DEAR DOCTOR K:
Is heat therapy an effective treatment for rheumatoid arthritis?
Rheumatoid arthritis (RA) is a long-lasting inflammatory disease that causes pain, stiffness, warmth, redness and swelling in joints. Over time, the affected joints may become misshapen, misaligned and damaged.
For many people with RA, drug treatment slows down the damaging effects of the disease. But non-drug treatments — including heat therapy — play an important role in pain relief, improved range of motion and enhanced strength.
Heat helps by reducing pain and relaxing muscles. You can try some heat-related techniques at home:
- WARM BATH OR SHOWER. Soaking for 15 to 20 minutes in a warm bath exposes the body to warmth and allows the weight-bearing muscles to relax. A warm shower can also help reduce stiffness. You can install an inexpensive, adjustable showerhead massager to better control the intensity of your experience. Dress warmly after a shower or bath to prolong the benefit.
- A HEATING PAD is another good idea, but keep in mind that moist heat penetrates more deeply. You can purchase hot packs and moist/dry heating pads. Or create a homemade hot pack by heating a damp folded towel in a microwave oven for 20 to 60 seconds, or in an oven set to 300 degrees F for five to 10 minutes. To prevent burns, test the heated towel on the inside of your arm before applying to a joint: It should feel comfortably warm, not hot.
Heat-based treatments are also a standard part of physical therapy:
- ULTRASOUND produces heat in deep body tissues. Physical therapists may use it to reduce inflammation and relieve pain and stiffness in joints affected by RA. The physical therapist will first apply a gel on the skin over the affected joint. He or she will then rub a wand-like instrument over the area to transmit the ultrasonic waves.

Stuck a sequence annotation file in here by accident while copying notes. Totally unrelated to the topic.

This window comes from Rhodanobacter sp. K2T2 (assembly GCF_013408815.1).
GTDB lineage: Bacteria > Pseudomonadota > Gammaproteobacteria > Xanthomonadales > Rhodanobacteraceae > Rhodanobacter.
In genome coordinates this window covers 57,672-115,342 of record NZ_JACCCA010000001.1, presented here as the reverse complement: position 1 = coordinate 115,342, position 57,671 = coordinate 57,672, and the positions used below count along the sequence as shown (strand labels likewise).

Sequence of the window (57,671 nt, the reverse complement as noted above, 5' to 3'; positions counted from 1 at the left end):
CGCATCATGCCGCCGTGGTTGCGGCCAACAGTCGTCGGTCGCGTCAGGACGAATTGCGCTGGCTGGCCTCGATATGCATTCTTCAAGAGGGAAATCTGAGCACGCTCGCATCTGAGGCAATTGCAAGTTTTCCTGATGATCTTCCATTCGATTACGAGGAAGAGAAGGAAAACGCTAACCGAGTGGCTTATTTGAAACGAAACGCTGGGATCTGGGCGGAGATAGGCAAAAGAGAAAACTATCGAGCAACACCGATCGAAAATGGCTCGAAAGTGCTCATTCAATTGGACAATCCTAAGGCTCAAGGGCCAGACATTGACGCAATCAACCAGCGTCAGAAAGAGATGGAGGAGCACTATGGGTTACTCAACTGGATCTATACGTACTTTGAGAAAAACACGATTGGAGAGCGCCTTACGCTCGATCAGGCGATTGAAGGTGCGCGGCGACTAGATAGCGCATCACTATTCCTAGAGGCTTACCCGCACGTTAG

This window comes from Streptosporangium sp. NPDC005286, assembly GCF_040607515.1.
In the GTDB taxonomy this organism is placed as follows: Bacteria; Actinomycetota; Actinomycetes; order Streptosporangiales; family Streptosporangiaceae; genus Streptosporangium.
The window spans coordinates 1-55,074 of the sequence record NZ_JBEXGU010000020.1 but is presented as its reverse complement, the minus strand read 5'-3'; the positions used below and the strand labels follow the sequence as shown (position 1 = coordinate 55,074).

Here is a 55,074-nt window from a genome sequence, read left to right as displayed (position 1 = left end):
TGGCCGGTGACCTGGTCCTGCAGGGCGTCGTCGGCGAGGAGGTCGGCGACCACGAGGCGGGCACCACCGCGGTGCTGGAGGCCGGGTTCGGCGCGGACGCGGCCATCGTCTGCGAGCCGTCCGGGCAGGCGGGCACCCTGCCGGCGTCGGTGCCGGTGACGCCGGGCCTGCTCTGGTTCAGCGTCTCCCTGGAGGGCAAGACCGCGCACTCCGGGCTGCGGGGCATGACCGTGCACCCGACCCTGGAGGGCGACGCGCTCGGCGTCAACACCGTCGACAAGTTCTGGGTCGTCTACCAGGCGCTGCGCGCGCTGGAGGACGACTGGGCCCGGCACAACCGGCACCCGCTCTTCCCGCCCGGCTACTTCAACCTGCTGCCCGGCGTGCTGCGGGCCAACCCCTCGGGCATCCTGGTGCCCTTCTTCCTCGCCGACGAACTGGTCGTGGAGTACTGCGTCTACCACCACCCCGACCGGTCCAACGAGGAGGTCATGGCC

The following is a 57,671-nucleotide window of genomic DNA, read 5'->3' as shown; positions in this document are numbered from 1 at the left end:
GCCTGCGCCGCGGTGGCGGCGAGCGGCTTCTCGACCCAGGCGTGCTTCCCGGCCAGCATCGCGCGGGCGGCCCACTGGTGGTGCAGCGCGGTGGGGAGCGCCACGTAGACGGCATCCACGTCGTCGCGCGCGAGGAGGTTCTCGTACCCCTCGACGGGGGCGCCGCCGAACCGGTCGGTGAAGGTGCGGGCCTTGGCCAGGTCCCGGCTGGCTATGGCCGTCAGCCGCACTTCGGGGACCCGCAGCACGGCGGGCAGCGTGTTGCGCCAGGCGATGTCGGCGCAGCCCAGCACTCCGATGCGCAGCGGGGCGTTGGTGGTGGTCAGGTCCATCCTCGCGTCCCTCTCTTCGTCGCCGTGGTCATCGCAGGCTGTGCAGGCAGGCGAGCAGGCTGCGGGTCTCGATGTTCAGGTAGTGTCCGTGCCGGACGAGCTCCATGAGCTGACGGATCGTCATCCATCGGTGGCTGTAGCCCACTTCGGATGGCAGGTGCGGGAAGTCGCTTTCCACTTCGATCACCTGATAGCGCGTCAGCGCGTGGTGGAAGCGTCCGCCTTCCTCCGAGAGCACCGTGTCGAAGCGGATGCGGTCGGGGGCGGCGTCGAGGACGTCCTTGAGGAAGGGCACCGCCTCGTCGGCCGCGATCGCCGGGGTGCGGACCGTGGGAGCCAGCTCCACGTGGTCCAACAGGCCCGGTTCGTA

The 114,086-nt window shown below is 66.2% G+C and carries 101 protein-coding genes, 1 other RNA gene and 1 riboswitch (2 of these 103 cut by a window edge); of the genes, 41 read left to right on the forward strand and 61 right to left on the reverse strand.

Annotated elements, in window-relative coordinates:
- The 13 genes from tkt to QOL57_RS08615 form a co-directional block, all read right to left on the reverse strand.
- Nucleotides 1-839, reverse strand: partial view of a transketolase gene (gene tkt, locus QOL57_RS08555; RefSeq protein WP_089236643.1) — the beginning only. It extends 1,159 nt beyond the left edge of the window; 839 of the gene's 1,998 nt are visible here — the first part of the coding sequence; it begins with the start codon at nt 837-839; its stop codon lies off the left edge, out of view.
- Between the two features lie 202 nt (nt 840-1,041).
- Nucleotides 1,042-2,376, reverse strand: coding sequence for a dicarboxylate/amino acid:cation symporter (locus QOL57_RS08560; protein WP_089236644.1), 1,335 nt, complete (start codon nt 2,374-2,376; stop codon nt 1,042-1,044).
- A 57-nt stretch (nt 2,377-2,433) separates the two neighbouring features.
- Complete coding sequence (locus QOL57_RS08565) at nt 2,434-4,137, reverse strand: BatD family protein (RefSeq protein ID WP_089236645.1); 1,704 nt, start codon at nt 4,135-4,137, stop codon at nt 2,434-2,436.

- DIATHERMY uses electromagnetic waves to deliver heat deep into the tissues. Diathermy should not be used on actively inflamed joints.
- PARAFFIN BATH. In this technique, you dip your hands or feet into wax melted in an electric appliance that maintains a safe temperature. After the wax hardens, the therapist wraps the treated area in a plastic sheet and blanket to retain the heat. Treatments generally take about 20 minutes, after which the wax is peeled off. Paraffin bath kits are also available for home use.
In the past 25 years, powerful new medicines made possible by breakthroughs in immunology research have become available to treat rheumatoid arthritis. They do a better job than any previous treatments of slowing or stopping the destruction of joints by rheumatoid arthritis.
A patient of mine had a lot of joint damage before the treatments were available, but has had no further damage since. She once told me: “I’m very grateful for these new drugs that science has made possible. I can see how much they have helped. But if you ask me which treatments I like the most, it’s the paraffin baths. They give me such relief.”